Road Trip Part Two: Driven to Drink

South Australia

Following our two days on the Great Ocean Road, we had some serious driving to do to make our way into South Australia and to our hotel in Cape Jervis. On Day 3, our agenda was to drive, drive, drive with one important stop – wine tasting in the Coonawarra wine region.

Because I was determined to burn as much daylight as possible (see how well I’m doing on my New Year’s Resolution of promptness?!?), I set us on a schedule to leave early in the morning. I think Partner-in-Crime believes I tricked him into getting up earlier than he ever believed possible because I set my alarm for 6:30 and told him it was time to get up 30 minutes later, despite the fact that I might have known, he was planning on getting up at 8.

By the time he realized my “mistake,” he was already showered and packed.

What I hadn’t taken into account with my little scheme was that leaving Portland that early meant that we were going to be tasting wine at about the same time we’d normally eat breakfast.

Given P-i-C’s deeply abiding love for Coonawarra, there was no way we could go right past, regardless of the hour. We pulled up to the first winery at 10a.m., but found it decidedly closed, even though a sign suggesting they opened at precisely that time. So, we traveled a hop and skip up the road and pulled into the next winery. Also closed. I declared that I would at least be using this stop as a photo op, and as I pulled out my camera, we suddenly remembered that when crossing from Victoria into South Australia, we’d changed time zones. In one of the most peculiar peculiarities about Australia, the time zone change is not the customary hour, but only half an hour.

I know this because when I first arrived, I had a cell phone purchased online from Adelaide, and it was perpetually an annoying half an hour behind.

The good news is that the half hour time change meant that we only had a short wait until our winery opened – just enough time for some photos of the vineyard in its Autumnal glory.

We learned that the Coonawarra wine region is actually only a small strip of a few kilometers with some sort of exceptional soil qualities (the particularities were explained to us, but I can’t exactly remember. Blame the vino). The good news is that you can actually visit all the wineries with cellar doors without leaving one main road. We didn’t visit all the wineries, but we dedicated a couple of nice hours to tasting. My favorite wines were at the lovely little Bowen Estates, where one wine was better than the next.
I embarrassed my wine snob husband by gushing over, and eventually buying, a bottle of Sparkling Shiraz at Leconfield. A wine snob, I am not, and I loved this froofy and tasty concoction.
The Holy Grail of the trip was a stop at Wynn’s, a winery which P-i-C declares fanboy loyalty to.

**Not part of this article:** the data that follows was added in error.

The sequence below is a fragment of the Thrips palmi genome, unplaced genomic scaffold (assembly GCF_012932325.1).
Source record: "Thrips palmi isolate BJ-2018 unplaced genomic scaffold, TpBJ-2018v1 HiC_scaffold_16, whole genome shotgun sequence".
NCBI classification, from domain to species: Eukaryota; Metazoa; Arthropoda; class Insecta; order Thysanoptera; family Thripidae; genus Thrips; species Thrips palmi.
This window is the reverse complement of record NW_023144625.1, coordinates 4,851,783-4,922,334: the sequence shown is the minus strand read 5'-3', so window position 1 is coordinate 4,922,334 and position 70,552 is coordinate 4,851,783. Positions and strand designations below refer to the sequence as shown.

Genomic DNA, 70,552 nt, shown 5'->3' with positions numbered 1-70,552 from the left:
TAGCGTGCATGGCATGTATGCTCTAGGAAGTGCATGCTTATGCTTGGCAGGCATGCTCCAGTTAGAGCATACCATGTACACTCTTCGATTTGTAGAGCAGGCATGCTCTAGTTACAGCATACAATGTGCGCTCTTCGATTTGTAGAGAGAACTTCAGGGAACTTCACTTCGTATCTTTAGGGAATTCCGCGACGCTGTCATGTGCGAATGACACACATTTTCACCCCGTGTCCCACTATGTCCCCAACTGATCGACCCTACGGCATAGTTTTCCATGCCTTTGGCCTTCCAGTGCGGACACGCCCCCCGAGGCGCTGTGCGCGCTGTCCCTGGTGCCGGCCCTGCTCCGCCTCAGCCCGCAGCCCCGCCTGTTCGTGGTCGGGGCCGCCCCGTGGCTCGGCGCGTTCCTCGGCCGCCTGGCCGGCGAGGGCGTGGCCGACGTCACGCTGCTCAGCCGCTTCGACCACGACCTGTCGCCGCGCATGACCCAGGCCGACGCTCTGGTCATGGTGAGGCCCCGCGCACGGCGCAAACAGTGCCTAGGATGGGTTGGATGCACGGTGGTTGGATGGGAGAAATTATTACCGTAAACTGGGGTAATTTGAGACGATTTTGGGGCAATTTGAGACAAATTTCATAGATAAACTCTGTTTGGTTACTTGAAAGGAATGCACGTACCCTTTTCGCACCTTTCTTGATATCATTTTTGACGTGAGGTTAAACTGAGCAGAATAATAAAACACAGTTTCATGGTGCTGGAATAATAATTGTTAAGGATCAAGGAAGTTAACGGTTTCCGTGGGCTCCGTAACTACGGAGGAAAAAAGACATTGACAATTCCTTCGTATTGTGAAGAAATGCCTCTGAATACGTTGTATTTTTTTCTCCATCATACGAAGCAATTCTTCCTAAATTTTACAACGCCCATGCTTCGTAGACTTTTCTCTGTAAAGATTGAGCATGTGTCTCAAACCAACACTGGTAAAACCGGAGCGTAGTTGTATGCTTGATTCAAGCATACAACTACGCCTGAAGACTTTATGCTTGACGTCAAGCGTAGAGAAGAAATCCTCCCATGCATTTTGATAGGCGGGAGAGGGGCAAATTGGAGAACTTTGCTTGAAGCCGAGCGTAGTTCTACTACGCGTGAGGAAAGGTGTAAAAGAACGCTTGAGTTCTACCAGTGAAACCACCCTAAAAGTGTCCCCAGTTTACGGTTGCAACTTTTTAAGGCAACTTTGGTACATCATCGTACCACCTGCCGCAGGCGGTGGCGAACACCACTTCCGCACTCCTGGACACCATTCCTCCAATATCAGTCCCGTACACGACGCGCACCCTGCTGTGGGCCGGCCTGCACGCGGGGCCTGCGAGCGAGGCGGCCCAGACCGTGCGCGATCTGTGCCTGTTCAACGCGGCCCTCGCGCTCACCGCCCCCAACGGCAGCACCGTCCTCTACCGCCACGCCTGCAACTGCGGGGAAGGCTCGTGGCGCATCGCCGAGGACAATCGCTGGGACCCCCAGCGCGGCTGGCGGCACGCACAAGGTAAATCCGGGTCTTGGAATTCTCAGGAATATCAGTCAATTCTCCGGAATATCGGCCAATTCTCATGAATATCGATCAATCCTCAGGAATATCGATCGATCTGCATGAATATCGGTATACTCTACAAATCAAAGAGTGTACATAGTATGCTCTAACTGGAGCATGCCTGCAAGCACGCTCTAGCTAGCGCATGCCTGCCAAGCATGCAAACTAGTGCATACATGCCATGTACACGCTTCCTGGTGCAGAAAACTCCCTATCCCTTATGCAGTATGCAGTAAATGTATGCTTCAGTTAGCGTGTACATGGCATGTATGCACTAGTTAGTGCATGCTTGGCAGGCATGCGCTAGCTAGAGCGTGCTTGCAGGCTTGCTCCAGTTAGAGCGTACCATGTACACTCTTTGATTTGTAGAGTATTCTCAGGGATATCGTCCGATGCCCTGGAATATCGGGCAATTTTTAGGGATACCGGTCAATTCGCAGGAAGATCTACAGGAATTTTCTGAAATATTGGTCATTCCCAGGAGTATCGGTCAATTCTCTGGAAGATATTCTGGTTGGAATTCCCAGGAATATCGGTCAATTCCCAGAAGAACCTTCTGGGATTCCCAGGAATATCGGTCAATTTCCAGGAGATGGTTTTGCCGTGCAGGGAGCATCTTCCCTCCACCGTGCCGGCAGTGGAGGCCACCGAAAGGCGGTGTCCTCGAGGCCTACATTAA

We admired that Coonawarra terroir and tasted all that was on offer, but didn’t buy, since we were flying and it’s easy enough to buy Wynn’s at our local bottle-o (bottle shop, for my Americans). 
On our trip, we learned that Wynn’s, an historic winery – the first in Coonawarra – is actually currently owned by Foster’s. We also learned that my fangirl favorite, Rosemount (who we visited a couple days later) is also owned by Foster’s.
My new slogan is: Foster’s. Australian for wine.
I did not employ any good wine tasting etiquette, and just sipped to my heart’s content, since P-i-C was driving, so I was good and tipsy – followed by drowsy – by noon. 
We got back on the road for the rest of our long driving day. I even did a couple hours of driving (after I was good and sober) – a big step forward, given my crippling phobia of left-side-of-the-road driving.
Some of the folks at the wineries were nice enough to propose alternate routes for us to take to that night’s destination, so we detoured on a slightly more scenic route. We had to cross a river on a ferry, which was a bit outside of the GPS’s usual route, and had me questioning how sober I really was …
We had our last light of the day at the pretty Victor Harbour, and stopped for some sunset photos at the top of the hill, which showcased the village, bounded by the ocean.
We did the last leg of the drive in the dark, despite my early rising ruse. We were staying in Cape Jervis, about an hour from Victor Harbour. There’s not much there, but we were getting on the ferry for Kangaroo Island the next morning, so we just needed a nearby bed. We ended up in a cabin on a working farm, and what a lovely view it was. No street lights and little light pollution from nearby cities meant that we had a night sky full of gazillions of bright stars. We admired the surf and sky from the ferry dock for awhile, and then turned in early to be well-rested for our Kangaroo Island adventure the next day.
When I woke up at daybreak, I was greeted by a tree full of galahs, these adorable grey and red birds who are members of the cockatoo family, squawking away immediately outside our door. 
I communed with them and the farm for a bit, just taking in every bit of the crisp and clear air.
When P-i-C woke up, I turned on the TV because it was ANZAC Day, and I find the holiday alternately confounding (because we have nothing that compares in the U.S.), inspiring (Australians travel to foreign countries – Turkey, France, South Korea – for sunrise services commemorating military battles of the past) and fascinating (because the national sense of pride is rarely so on display as on this holiday). I love watching the coverage, and one of these years we’ll actually stay in Sydney and go to the parade, I think.
Memorialed out, and ready to get on the boat, we said goodbye to our pretty lodgings and prepared to board the Kangaroo Island ferry. 

If there was ever a place that deserved its very own blog entry, it is Kangaroo Island. So, I’ll wrap things up here, and we’ll finish this fairy story soon.

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